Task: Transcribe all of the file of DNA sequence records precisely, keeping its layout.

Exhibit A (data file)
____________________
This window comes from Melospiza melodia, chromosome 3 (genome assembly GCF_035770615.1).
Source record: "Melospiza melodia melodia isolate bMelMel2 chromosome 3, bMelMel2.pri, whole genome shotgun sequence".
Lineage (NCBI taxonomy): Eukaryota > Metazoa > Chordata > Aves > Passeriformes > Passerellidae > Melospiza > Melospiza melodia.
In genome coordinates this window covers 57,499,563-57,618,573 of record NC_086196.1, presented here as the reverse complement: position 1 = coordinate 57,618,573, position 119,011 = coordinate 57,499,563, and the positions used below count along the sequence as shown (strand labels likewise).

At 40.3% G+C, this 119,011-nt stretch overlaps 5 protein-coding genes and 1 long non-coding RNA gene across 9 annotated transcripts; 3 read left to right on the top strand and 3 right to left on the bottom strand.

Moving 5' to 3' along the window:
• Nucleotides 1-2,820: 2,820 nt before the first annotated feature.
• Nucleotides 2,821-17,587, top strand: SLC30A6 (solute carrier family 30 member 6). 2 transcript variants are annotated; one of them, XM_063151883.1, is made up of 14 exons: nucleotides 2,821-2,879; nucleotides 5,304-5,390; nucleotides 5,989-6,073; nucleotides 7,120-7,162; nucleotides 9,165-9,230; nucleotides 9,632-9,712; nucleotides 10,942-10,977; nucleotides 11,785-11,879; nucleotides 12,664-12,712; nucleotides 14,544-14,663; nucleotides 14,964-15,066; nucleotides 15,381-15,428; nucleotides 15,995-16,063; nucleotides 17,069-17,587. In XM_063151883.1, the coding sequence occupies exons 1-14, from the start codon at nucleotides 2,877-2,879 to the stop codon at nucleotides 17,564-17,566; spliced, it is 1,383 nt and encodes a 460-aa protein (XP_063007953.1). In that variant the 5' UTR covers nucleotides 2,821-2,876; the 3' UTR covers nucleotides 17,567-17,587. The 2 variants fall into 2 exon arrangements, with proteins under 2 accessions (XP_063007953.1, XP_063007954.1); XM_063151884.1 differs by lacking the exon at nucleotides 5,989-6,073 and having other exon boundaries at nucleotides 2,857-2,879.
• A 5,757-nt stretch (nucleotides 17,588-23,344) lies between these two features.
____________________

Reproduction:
This window comes from Melospiza melodia, chromosome 3 (genome assembly GCF_035770615.1).
Source record: "Melospiza melodia melodia isolate bMelMel2 chromosome 3, bMelMel2.pri, whole genome shotgun sequence".
Lineage (NCBI taxonomy): Eukaryota > Metazoa > Chordata > Aves > Passeriformes > Passerellidae > Melospiza > Melospiza melodia.
In genome coordinates this window covers 57,499,563-57,618,573 of record NC_086196.1, presented here as the reverse complement: position 1 = coordinate 57,618,573, position 119,011 = coordinate 57,499,563, and the positions used below count along the sequence as shown (strand labels likewise).

At 40.3% G+C, this 119,011-nt stretch overlaps 5 protein-coding genes and 1 long non-coding RNA gene across 9 annotated transcripts; 3 read left to right on the top strand and 3 right to left on the bottom strand.

Moving 5' to 3' along the window:
• Nucleotides 1-2,820: 2,820 nt before the first annotated feature.
• Nucleotides 2,821-17,587, top strand: SLC30A6 (solute carrier family 30 member 6). 2 transcript variants are annotated; one of them, XM_063151883.1, is made up of 14 exons: nucleotides 2,821-2,879; nucleotides 5,304-5,390; nucleotides 5,989-6,073; nucleotides 7,120-7,162; nucleotides 9,165-9,230; nucleotides 9,632-9,712; nucleotides 10,942-10,977; nucleotides 11,785-11,879; nucleotides 12,664-12,712; nucleotides 14,544-14,663; nucleotides 14,964-15,066; nucleotides 15,381-15,428; nucleotides 15,995-16,063; nucleotides 17,069-17,587. In XM_063151883.1, the coding sequence occupies exons 1-14, from the start codon at nucleotides 2,877-2,879 to the stop codon at nucleotides 17,564-17,566; spliced, it is 1,383 nt and encodes a 460-aa protein (XP_063007953.1). In that variant the 5' UTR covers nucleotides 2,821-2,876; the 3' UTR covers nucleotides 17,567-17,587. The 2 variants fall into 2 exon arrangements, with proteins under 2 accessions (XP_063007953.1, XP_063007954.1); XM_063151884.1 differs by lacking the exon at nucleotides 5,989-6,073 and having other exon boundaries at nucleotides 2,857-2,879.
• A 5,757-nt stretch (nucleotides 17,588-23,344) lies between these two features.